Facebook to Allow Posts with Violent Content toward Russian Soldiers

In an unprecedented move towards the Russian assault on Ukraine, Meta Platforms, the parent company of Facebook and Instagram, temporarily reduced its approach to violent speech on Thursday. 

It also stated it would let comments such as “death to Russian invaders” but not credible threats against civilians. 

As such, the policy decision was criticized directly, with Russia’s embassy in the U.S. urging on Friday that Washington stop the “extremist activities” of the Facebook owner.  

The decision includes calls for the death of Russian President Vladimir Putin or Belarusian President Alexander Lukashenko will be permitted, as long as they don’t have threats toward others or “indicators of credibility” like saying where or how the act will take place.  

“Meta’s criminal and aggressive leading to the provocation of hostility and hatred towards Russians is outrageous,” the embassy said in a statement. “The company’s actions are yet another evidence of the information war without rules declared on our country.”  

On its part, the tech giant defended its policy decision, with Meta spokesperson Andy Stone saying that “the Russian invasion of Ukraine resulted in the company temporarily making allowances for forms of political expression that would break our rules like violent speech such as ‘death to the Russian invaders. We still won’t allow credible calls for violence against Russian civilians.”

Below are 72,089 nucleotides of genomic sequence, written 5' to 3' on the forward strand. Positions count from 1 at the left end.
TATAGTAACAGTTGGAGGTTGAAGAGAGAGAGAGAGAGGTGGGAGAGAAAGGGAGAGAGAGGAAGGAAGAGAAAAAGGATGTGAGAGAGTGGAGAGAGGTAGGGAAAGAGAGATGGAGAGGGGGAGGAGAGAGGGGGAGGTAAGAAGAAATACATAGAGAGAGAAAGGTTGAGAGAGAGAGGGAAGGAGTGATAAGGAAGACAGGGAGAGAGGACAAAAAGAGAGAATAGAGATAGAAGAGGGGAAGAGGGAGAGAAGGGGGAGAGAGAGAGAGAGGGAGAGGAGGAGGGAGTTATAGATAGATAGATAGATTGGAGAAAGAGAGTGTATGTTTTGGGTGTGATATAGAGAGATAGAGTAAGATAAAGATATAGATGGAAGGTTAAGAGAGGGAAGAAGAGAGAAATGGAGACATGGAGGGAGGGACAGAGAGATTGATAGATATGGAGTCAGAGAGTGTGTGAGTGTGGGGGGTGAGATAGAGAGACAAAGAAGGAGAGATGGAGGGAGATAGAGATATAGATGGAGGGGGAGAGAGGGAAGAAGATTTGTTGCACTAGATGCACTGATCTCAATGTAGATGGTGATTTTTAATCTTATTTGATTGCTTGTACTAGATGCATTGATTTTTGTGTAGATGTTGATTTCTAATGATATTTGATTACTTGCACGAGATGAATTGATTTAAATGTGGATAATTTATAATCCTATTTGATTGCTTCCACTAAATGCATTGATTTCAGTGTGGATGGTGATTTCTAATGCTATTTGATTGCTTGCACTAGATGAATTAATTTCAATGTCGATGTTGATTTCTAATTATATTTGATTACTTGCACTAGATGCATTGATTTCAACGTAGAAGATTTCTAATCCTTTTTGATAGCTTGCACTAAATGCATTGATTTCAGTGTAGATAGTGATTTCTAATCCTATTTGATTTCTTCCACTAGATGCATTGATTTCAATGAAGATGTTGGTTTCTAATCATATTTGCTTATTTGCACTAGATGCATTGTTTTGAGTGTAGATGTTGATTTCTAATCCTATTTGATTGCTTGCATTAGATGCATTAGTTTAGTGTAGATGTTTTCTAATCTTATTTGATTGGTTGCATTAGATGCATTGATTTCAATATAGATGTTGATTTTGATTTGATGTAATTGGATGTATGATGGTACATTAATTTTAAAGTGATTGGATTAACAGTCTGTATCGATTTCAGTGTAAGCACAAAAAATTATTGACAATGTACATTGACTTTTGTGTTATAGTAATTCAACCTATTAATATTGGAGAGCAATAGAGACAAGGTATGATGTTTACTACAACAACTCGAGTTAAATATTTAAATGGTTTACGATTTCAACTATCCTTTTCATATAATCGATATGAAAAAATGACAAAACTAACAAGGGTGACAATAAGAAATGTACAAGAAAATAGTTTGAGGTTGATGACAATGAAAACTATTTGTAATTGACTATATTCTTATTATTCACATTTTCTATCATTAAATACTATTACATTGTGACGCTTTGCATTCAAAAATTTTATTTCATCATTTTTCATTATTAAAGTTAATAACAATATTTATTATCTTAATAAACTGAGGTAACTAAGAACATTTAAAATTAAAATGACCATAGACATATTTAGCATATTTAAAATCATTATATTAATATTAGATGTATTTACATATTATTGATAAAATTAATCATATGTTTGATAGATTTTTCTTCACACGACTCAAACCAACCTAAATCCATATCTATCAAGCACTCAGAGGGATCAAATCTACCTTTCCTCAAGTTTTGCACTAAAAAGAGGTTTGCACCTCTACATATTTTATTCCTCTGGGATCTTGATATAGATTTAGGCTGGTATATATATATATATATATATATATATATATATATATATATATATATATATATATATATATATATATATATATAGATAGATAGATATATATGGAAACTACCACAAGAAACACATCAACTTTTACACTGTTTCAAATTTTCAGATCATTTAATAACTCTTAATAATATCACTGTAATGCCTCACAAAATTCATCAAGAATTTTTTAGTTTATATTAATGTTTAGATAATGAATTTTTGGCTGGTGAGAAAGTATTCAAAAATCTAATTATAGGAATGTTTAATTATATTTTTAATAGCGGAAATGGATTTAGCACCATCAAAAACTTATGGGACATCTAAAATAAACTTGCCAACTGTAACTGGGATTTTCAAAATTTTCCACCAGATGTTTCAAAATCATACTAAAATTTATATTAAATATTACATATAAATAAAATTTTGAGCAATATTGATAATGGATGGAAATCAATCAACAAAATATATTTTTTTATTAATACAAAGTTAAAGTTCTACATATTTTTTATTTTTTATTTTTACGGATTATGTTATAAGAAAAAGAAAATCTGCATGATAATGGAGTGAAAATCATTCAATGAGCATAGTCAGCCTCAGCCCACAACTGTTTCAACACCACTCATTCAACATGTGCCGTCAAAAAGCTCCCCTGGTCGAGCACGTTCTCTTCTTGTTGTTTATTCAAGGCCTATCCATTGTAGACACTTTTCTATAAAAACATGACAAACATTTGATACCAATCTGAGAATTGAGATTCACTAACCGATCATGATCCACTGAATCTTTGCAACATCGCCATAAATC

The reports confirmed that this policy applies to Russia, Ukraine, Latvia, Poland, Lithuania, Estonia, Slovakia, Romania, and Hungary.   

The company ensured that in 2021, Facebook leaders obtained similar brief instructions about “death to Khamanei” content and quoted a spokesperson saying that Facebook completed that exception in earlier cases.  

Tech platforms had to have some guidance through some issues related to the war in Ukraine, such as when U.S. Senator Lindsey Graham called for the assassination of President Putin on Twitter and in a televised interview.  

“The only way this end is for somebody in Russia to take this guy out,” says Graham’s tweet from March 3, which Twitter has not taken down.  

Generally, restraint procedures would dictate that attacking a particular group based on its identity or language dehumanizing be dismissed. However, the context of the situation demands reading some posts from the listed countries around generic Russian soldiers as a proxy for the Russian military as a whole. Without credible statements attached, moderators are directed not to take action on them.  

It’s vague whether the posts would be removed even without the direction. The policy already includes many carve-outs and exceptions. It states explicitly that additional information or context is needed before the enforcement of the policy in several cases, including the Facebook community standards regarding hate speech and violence and incitement have continued to receive updates since the company started publishing them publicly in 2018.  

In addition, this shift is the most delinquent model of how platforms changed their treatment of content deriving from the invading countries or relating to them since the fighting began.  

The company temporarily allowed posts calling for “death to Khamenei” in July 2021, referring to Iran’s Supreme Leader Ali Khamenei during demonstrations in the country.